BlackBerry Limited, formerly known as Research In Motion Limited (RIM), is a Canadian telecommunication and wireless equipment company best known to the general public as the developer of the BlackBerry brand of smartphones and tablets, but also well known worldwide as a provider of secure & high reliability software for industrial applications and Mobile Device Management (MDM). BlackBerry’s software and hardware products are used worldwide by various government’s agencies and by car makers and industrial plants throughout the world, much of this activity being unseen by the public. The company is headquartered in Waterloo, Ontario, Canada. It was founded by Mike Lazaridis, who served as its co-CEO along withJim Balsillie until January 22, 2012; as of November 2013, Saad assumes the new title of “Lead Director and Chair of Compensation”.
In November 2013, John S. Chen took over as CEO. His strategy is to subcontract manufacturing to Foxconn, and to focus on software technology. Originally a dominant innovative company in the smartphone market for business and government usage, with 43% US market share in 2010, the company’s dominance in the US smartphone market has in recent years declined precipitously, in part because of intense competition mainly from the current high US market share of Google’s Android brands and also from the lower share that Apple’s iPhone has of the market.
Due to such competition, the company’s share in the US personal consumer market was reduced to 3.8% in 2013. In markets other than the US personal comsumer market BlackBerry’s products have fared better. On September 23, 2013 the company signed a letter of intent to be acquired for US$4.7 billion, or US$9 per share, by a consortium led by Fairfax Financial which has announced its intentions to take the company private. On November 4, 2013 the deal was scrapped in favor of a US$1 billion cash injection which, according to one analyst, represented the level of confidence BlackBerry’s largest shareholder has in the company. The majority of BlackBerry’s remaining value lies in innovation, one aspect being its patent portfolio, which has been valued at between US$2 billion and $3 billion. Research In Motion Limited was founded in 1984 by Mike Lazaridis and Douglas Fregin. At the time, Lazaridis was an engineering student at the University of Waterloo while Fregin was an engineering student at the University of Windsor. RIM’s early development was financed by Canadian institutional and venture capital investors in 1995 through a private placement in the privately held company.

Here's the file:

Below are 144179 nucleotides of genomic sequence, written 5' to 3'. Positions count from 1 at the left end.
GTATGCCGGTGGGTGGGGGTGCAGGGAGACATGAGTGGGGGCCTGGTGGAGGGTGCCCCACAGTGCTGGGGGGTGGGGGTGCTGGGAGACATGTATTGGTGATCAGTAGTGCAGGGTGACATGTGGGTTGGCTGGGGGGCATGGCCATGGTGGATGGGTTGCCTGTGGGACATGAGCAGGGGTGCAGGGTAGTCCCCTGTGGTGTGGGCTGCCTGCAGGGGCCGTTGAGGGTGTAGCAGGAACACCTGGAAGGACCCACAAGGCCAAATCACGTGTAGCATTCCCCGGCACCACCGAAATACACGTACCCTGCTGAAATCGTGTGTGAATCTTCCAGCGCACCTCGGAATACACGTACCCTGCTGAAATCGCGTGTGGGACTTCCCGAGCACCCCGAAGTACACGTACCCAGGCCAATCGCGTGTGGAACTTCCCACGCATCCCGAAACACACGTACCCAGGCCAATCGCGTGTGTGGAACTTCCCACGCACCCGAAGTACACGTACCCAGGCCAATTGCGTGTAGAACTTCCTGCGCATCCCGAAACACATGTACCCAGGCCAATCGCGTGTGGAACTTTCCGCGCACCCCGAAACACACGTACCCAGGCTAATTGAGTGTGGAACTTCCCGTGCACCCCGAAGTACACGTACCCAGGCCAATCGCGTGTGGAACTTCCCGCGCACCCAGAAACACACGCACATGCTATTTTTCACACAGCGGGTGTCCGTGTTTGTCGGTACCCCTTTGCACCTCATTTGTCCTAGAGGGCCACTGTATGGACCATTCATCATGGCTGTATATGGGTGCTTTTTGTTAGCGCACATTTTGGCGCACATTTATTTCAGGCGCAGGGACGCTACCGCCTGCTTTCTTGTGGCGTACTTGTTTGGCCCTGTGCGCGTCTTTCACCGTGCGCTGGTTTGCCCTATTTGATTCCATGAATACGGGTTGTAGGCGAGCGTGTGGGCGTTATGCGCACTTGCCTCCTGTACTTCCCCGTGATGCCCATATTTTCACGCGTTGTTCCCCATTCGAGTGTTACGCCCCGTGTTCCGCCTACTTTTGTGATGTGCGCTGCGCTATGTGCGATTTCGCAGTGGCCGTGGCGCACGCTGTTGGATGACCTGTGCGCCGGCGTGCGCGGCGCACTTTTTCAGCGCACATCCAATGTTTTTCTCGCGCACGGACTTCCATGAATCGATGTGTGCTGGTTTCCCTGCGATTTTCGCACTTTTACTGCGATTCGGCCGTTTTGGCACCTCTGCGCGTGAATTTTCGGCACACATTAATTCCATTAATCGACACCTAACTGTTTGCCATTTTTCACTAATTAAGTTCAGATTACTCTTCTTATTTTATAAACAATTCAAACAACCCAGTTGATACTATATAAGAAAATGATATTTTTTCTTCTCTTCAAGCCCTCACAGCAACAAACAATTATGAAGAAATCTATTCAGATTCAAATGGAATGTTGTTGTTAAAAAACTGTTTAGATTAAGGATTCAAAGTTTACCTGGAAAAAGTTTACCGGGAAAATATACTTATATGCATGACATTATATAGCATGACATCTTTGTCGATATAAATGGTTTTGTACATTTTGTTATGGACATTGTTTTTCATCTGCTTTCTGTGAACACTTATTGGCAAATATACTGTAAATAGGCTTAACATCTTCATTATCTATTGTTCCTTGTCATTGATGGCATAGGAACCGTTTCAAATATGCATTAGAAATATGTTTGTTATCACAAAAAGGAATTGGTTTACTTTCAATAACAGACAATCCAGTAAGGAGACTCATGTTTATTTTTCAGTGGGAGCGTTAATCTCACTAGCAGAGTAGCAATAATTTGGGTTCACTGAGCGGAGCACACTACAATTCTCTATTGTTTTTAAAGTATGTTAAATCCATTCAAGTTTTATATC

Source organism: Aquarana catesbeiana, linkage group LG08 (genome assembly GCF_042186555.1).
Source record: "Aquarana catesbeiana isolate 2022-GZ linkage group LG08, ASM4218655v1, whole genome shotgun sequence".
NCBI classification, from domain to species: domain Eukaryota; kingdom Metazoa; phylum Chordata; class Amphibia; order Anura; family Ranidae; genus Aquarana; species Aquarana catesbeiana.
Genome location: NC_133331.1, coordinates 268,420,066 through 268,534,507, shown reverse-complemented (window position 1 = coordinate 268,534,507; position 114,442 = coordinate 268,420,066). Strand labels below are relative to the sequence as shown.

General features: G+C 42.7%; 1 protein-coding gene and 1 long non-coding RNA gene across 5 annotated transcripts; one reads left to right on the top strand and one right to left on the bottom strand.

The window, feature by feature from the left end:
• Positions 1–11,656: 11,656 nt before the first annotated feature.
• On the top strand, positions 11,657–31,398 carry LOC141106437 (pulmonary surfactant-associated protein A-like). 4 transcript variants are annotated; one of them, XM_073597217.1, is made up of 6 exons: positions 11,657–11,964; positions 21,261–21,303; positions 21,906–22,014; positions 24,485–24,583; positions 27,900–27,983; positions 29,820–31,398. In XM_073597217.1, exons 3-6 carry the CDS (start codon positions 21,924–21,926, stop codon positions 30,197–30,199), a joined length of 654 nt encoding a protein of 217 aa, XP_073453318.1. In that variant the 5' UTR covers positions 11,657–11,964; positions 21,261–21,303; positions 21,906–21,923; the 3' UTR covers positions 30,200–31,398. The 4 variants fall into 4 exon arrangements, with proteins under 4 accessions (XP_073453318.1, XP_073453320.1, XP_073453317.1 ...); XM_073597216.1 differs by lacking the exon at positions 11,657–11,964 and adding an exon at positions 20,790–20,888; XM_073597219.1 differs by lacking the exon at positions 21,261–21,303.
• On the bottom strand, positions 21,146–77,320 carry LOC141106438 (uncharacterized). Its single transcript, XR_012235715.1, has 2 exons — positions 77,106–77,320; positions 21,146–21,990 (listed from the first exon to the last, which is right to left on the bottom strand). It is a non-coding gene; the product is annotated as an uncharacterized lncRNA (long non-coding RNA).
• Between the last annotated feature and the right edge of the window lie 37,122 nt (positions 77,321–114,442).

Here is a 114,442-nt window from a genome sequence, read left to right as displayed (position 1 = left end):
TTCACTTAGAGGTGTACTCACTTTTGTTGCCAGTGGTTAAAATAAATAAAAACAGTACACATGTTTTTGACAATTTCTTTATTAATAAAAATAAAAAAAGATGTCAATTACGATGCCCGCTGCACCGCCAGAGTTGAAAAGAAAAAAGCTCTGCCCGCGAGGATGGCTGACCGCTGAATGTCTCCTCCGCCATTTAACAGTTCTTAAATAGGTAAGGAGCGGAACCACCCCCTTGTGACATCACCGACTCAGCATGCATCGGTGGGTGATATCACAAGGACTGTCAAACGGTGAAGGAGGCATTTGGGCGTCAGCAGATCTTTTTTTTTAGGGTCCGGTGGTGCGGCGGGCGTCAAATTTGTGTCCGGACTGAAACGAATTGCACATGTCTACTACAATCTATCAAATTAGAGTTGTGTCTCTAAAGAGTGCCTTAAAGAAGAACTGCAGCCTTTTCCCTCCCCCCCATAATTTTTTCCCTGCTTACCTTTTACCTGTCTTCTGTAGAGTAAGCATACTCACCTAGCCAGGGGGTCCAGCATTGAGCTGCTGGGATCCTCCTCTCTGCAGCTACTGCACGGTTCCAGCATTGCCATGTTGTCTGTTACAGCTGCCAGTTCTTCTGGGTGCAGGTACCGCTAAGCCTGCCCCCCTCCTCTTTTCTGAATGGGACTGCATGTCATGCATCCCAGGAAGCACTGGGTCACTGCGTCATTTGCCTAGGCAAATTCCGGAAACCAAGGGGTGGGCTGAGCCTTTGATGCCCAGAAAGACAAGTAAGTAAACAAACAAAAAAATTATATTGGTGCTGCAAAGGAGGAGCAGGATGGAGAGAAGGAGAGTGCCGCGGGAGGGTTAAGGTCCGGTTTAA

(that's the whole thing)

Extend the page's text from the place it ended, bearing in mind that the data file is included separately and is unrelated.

Working Ventures Canadian Fund Inc. led the first venture round with a C$5,000,000 investment with the proceeds being used to complete the development of RIM’s two-way paging system hardware and software. A total of C$30,000,000 in pre-IPO financing was raised by the company prior to its initial public offering on the Toronto Stock Exchange in January 1998 under the symbol RIM. The company worked with RAM Mobile Data and Ericsson to turn the Ericsson-developed Mobitex wireless data network into a two-way paging and wireless e-mail network. Pivotal in this development was the release of the [email protected] Pager 950, which started shipping in August 1998. About the size of a bar of soap, this device competed against the SkyTel two-way paging network developed by Motorola. In 1999, RIM introduced the BlackBerry 850 pager. Named in reference to the resemblance of its keyboard’s keys to the druplets of the blackberry fruit, the device could receive push email from a Microsoft Exchange Server using its complementary server software, BlackBerry Enterprise Server (BES).